A new petition launched by a number of Canadian filmmakers and filmmakers has called on the federal government to allow women to be credited for their work on television.

The petition, launched by Canadian actress and writer Jennifer Loughlin and co-founder of the Canadian Screen Awards, Jennifer Koepp, is seeking to get the federal governments attention on a “significant problem.”

It’s called the “problem” of women being credited for some of the best TV shows on television and films, Koeppel said in an interview.

The problem is that many women have been paid less than men for their works, Koespo said.

In the United States, for example, the average salary for female actors is $27,500, while male actors make $65,000.

But for women, the difference is even more stark, Kuespo said, pointing to the $8,000 disparity that exists in the U.S. between the salaries paid for actors and directors.

“We need to change that so that it doesn’t continue to exist,” she said.

Koespo’s petition calls for a national equal pay act and says the Equal Pay Act should also be made equal for women.

“This is a huge problem and the answer is simple.

We need more women creators on television,” Koespons petition reads.”

It is also the problem of a lack of diversity in the workforce and the lack of representation of women in the creative industry.

Women should have the same opportunities as men for the same pay, and it should be an equal pay for equal work.”

In her own Netflix original series “The Handmaid’s Tale,” which aired in Canada, Kroepp played the Handmaids, a dystopian society where women are forced to live in harsh conditions to prevent a nuclear holocaust.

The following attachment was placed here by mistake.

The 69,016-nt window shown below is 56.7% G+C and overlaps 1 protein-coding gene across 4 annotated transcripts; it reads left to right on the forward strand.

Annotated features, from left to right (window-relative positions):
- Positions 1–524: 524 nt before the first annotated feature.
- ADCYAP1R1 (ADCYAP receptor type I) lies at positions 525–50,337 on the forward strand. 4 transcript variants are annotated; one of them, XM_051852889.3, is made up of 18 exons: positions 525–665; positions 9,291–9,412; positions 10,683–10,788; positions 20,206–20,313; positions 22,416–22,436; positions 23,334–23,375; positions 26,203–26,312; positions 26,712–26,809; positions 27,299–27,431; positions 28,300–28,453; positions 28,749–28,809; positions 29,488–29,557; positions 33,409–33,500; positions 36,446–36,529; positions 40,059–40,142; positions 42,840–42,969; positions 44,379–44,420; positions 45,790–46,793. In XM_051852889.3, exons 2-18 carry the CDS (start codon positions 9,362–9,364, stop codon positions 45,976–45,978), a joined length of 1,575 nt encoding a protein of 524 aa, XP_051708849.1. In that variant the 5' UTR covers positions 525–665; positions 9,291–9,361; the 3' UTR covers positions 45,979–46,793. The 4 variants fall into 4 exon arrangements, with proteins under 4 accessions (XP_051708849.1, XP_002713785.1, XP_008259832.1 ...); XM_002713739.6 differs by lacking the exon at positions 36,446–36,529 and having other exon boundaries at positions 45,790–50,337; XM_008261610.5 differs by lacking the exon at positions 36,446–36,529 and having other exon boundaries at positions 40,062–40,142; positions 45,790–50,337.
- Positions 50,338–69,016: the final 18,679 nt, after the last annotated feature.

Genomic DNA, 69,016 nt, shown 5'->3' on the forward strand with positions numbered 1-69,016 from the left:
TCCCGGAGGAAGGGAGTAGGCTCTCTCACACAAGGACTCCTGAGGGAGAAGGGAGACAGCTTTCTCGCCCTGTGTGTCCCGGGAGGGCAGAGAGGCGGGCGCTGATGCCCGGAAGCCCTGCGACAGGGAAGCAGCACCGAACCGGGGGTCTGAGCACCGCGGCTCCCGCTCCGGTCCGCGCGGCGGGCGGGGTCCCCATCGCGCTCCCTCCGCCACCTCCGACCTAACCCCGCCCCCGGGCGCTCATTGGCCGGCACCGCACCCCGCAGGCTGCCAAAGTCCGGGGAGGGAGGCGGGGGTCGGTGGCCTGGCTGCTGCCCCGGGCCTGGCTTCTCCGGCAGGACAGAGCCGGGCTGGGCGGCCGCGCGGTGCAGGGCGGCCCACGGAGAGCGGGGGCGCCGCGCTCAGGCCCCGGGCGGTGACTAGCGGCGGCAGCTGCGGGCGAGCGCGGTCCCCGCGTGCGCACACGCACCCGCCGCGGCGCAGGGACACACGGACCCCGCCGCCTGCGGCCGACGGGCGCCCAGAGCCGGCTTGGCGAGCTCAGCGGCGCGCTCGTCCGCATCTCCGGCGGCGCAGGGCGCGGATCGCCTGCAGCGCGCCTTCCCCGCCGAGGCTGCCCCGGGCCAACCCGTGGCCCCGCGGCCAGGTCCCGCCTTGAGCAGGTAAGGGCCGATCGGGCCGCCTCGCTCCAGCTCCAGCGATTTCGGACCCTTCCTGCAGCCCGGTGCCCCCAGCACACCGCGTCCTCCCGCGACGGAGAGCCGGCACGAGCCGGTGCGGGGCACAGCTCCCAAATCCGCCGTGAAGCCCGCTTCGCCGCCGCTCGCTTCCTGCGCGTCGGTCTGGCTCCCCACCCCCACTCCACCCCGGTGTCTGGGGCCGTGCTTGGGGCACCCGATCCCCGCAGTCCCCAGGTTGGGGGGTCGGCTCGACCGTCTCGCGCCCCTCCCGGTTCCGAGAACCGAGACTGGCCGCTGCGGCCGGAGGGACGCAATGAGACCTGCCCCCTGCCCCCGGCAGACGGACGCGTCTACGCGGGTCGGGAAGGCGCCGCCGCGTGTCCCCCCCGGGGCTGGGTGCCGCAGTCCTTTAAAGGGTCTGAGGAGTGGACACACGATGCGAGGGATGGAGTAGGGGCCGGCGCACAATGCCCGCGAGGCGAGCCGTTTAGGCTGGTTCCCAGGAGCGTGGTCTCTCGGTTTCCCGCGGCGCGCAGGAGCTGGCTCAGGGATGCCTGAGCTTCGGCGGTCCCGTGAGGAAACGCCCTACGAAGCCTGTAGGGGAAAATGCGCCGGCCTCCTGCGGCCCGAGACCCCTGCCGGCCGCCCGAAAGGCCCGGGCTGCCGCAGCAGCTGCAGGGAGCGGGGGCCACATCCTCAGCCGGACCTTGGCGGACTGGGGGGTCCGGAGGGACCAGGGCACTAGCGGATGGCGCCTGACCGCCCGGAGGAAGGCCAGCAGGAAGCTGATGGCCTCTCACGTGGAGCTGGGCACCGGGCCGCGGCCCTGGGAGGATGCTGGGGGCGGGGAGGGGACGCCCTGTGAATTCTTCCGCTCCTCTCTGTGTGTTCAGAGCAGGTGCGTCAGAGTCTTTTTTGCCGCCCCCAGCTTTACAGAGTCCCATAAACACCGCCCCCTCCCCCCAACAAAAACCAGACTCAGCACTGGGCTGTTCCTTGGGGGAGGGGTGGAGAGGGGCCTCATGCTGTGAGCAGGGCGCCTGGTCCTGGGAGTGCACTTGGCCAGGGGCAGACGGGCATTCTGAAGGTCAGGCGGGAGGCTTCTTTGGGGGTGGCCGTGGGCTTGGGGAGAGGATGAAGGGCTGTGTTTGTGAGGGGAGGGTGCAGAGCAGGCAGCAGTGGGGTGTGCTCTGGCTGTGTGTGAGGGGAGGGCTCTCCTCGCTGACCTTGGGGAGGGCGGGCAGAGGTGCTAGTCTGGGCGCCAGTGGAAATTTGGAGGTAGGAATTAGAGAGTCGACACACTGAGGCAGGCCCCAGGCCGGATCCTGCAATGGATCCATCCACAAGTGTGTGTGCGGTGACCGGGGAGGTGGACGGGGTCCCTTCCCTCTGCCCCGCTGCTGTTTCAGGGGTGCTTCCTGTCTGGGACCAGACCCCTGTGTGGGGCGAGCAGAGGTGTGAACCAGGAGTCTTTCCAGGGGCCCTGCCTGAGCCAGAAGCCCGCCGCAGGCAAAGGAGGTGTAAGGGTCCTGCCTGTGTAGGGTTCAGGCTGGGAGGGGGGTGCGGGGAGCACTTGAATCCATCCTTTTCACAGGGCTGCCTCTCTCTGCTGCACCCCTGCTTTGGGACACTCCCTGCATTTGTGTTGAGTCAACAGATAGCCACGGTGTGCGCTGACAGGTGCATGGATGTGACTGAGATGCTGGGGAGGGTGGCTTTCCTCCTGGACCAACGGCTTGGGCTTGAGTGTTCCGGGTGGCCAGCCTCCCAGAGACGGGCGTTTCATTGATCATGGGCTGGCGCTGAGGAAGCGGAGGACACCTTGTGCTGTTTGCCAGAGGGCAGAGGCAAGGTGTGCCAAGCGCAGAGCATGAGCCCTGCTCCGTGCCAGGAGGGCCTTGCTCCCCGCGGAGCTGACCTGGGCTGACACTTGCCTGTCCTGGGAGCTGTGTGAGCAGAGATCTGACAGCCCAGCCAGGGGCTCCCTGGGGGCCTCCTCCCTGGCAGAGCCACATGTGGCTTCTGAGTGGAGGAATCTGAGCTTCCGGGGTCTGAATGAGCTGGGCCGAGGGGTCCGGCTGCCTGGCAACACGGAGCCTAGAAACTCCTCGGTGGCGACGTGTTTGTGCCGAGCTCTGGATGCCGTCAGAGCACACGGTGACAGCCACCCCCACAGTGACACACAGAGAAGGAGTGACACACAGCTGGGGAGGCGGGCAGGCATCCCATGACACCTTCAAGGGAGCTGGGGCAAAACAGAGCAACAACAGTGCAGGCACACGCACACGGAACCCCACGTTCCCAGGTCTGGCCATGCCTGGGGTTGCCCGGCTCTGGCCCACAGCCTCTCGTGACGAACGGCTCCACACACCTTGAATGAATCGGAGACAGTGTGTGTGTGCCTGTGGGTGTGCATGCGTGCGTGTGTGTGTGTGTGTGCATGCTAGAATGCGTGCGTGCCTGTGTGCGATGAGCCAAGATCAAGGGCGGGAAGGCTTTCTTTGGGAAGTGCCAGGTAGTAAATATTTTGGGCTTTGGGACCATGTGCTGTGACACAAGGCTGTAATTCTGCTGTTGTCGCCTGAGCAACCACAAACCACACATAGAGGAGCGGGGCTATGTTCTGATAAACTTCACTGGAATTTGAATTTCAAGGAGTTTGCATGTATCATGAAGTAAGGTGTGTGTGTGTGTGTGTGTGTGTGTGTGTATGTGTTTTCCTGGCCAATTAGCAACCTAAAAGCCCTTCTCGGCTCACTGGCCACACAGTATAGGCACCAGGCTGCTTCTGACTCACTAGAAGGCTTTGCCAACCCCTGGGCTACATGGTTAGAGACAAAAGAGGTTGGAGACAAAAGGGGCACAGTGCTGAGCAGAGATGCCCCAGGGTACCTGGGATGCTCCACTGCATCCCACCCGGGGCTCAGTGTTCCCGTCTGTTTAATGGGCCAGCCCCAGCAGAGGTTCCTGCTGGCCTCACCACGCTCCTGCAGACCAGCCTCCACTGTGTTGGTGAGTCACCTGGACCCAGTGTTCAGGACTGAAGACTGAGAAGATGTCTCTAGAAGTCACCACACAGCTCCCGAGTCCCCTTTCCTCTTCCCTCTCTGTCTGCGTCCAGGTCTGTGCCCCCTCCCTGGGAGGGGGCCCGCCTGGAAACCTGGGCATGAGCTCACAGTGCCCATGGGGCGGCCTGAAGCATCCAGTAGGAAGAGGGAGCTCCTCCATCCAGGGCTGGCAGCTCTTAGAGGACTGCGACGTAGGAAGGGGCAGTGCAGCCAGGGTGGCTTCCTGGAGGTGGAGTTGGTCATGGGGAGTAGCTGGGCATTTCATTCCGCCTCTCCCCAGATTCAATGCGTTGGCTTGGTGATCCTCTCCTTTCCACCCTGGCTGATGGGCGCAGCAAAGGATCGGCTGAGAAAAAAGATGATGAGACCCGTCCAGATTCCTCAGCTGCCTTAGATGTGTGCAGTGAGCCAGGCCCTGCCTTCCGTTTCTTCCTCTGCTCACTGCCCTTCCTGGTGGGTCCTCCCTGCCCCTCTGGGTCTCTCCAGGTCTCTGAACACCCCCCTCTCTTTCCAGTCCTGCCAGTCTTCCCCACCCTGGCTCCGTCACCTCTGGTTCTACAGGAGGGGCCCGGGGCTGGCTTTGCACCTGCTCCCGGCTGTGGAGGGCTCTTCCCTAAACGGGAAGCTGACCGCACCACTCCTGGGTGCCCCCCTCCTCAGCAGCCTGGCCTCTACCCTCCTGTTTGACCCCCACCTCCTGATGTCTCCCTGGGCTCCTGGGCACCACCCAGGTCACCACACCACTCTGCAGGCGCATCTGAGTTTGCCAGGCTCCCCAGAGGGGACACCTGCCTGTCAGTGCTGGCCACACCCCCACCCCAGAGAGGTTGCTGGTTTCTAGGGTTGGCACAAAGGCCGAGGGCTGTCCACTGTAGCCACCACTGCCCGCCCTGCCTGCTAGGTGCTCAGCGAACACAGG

“There are more female protagonists and writers in this world than in any other,” Koepps said in a statement.

“As the first female to appear on a major Canadian television series, I’m incredibly excited about bringing this world to life on Netflix.

I am confident that our female creators can provide the same impact, whether it be in this one-hour special or in our full-length films.”

The petition also calls on the government to expand the Women, Writers and Artists for Equality Act to include women writers, actors and producers.

“I am extremely pleased to see that the government has responded to our petition and has acknowledged the serious and persistent problem of gender pay inequity in the entertainment industry,” Kroepps said.

“I am also hopeful that this legislation will also be the catalyst for women to get their voices heard in the media, which has the potential to change the landscape of entertainment forever.”

Koepps has been an advocate for equal pay, especially in Hollywood, where she said it’s difficult for women writers to get a shot at a big-budget film.

The “Handmaid’s” film received rave reviews in Canada and the U-S.

in January, garnering rave reviews from critics and critics alike.

The film stars Amy Sedaris, Joanna Lumley, Jessica Lange, Sarah Shahi and Elizabeth Banks.